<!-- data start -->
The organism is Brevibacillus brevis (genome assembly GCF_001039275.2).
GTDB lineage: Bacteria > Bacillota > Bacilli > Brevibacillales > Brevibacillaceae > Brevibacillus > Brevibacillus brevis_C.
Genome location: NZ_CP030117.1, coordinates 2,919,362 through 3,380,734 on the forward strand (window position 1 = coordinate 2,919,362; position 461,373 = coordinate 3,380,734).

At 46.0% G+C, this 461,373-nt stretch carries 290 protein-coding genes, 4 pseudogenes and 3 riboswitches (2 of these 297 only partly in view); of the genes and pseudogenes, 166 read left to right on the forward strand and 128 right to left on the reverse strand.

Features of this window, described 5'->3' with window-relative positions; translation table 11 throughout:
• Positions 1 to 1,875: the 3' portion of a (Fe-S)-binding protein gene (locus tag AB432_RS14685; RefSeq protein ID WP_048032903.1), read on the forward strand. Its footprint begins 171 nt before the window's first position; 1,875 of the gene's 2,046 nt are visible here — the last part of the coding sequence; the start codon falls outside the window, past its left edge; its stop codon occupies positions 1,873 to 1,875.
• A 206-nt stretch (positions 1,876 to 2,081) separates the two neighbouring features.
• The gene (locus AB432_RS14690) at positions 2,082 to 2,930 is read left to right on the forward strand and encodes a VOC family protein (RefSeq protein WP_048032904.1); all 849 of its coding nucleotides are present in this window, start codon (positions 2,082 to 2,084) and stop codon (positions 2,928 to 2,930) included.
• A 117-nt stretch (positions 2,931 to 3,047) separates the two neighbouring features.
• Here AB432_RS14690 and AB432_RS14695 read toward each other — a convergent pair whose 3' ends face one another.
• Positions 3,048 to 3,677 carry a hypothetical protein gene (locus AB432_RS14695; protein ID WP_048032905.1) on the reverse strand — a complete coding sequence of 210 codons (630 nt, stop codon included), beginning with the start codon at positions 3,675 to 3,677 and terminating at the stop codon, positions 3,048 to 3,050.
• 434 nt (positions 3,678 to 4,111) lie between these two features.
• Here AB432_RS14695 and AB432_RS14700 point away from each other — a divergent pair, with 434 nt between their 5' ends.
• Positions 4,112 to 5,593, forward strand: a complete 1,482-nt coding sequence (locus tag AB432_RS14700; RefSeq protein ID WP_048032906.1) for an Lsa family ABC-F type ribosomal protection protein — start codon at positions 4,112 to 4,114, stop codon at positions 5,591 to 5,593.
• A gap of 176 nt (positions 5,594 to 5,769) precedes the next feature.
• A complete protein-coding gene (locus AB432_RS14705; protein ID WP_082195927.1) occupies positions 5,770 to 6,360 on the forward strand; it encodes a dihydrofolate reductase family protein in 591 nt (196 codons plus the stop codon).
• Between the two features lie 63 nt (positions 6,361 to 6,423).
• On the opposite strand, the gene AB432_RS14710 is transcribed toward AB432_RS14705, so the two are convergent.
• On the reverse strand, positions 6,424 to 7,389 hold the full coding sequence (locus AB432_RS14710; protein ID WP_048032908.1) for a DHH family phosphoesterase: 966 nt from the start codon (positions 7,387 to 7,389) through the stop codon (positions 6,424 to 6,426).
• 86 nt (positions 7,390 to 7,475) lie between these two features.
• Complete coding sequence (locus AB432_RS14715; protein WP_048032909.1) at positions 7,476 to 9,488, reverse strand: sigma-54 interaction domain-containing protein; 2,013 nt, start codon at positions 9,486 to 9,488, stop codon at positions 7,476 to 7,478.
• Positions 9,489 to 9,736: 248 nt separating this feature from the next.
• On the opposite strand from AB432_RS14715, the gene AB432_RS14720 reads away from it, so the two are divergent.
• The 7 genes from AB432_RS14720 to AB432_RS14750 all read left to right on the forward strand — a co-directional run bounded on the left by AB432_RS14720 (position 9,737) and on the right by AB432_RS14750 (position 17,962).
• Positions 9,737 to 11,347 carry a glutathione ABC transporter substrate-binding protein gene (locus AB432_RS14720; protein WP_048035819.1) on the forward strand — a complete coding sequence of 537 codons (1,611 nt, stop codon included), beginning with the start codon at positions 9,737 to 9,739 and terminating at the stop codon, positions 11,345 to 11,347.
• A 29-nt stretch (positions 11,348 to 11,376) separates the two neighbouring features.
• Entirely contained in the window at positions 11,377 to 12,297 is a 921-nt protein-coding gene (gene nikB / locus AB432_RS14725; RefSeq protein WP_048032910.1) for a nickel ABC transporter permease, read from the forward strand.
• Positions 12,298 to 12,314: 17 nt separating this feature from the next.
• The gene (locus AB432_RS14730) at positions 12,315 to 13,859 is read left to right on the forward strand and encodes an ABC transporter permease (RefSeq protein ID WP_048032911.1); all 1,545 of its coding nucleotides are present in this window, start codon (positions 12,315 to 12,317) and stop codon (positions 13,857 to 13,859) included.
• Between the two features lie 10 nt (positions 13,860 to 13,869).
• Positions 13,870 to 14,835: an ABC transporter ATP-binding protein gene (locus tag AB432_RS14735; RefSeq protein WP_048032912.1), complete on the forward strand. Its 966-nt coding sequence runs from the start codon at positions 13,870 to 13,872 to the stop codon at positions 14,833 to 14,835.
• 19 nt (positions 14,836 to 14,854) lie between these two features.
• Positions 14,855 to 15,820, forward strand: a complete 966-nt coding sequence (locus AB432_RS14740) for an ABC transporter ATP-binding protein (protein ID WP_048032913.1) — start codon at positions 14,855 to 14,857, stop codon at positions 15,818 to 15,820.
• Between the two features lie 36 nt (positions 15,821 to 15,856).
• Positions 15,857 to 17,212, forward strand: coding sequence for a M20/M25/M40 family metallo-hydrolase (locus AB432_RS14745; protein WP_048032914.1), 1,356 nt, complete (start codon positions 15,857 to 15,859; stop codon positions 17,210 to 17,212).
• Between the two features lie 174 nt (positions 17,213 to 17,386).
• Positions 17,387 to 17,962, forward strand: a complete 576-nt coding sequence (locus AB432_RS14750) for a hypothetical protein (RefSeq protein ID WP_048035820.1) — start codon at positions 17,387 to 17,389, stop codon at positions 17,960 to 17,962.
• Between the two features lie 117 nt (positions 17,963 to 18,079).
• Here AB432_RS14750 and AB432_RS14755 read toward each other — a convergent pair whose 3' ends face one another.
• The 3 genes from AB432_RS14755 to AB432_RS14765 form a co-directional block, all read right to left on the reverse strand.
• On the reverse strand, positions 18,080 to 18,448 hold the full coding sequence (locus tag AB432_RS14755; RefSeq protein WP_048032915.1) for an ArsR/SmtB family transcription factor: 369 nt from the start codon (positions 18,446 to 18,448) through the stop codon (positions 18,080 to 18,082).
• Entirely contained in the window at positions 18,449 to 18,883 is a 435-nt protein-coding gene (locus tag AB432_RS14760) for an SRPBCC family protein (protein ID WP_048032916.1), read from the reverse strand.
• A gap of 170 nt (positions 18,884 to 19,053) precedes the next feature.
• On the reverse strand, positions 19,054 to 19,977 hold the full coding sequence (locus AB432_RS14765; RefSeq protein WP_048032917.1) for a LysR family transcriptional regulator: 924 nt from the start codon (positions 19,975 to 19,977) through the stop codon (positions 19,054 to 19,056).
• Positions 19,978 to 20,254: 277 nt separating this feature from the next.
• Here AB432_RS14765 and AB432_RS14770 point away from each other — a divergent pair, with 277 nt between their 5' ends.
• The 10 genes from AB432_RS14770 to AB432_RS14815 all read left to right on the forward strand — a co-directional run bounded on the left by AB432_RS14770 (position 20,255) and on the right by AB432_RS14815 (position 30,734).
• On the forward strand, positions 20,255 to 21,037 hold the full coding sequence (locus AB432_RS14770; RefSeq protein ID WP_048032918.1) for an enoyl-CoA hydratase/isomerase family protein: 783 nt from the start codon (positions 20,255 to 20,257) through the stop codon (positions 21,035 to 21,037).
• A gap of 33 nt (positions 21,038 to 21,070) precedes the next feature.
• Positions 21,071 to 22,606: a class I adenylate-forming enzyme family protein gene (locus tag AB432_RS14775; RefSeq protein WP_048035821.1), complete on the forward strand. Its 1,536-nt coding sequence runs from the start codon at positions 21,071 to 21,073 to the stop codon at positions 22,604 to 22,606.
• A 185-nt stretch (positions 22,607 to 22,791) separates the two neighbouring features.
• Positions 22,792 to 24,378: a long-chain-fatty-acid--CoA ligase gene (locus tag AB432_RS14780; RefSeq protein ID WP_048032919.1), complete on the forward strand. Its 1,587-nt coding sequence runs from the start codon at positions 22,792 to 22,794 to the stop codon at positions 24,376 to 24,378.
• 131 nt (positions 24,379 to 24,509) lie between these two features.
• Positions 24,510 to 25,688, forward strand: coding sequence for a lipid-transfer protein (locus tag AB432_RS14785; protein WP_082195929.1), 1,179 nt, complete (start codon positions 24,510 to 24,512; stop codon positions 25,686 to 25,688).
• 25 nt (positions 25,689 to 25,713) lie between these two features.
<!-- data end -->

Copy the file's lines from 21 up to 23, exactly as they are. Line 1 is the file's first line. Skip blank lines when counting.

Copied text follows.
• Complete coding sequence (locus AB432_RS14715; protein WP_048032909.1) at positions 7,476 to 9,488, reverse strand: sigma-54 interaction domain-containing protein; 2,013 nt, start codon at positions 9,486 to 9,488, stop codon at positions 7,476 to 7,478.
• Positions 9,489 to 9,736: 248 nt separating this feature from the next.
• On the opposite strand from AB432_RS14715, the gene AB432_RS14720 reads away from it, so the two are divergent.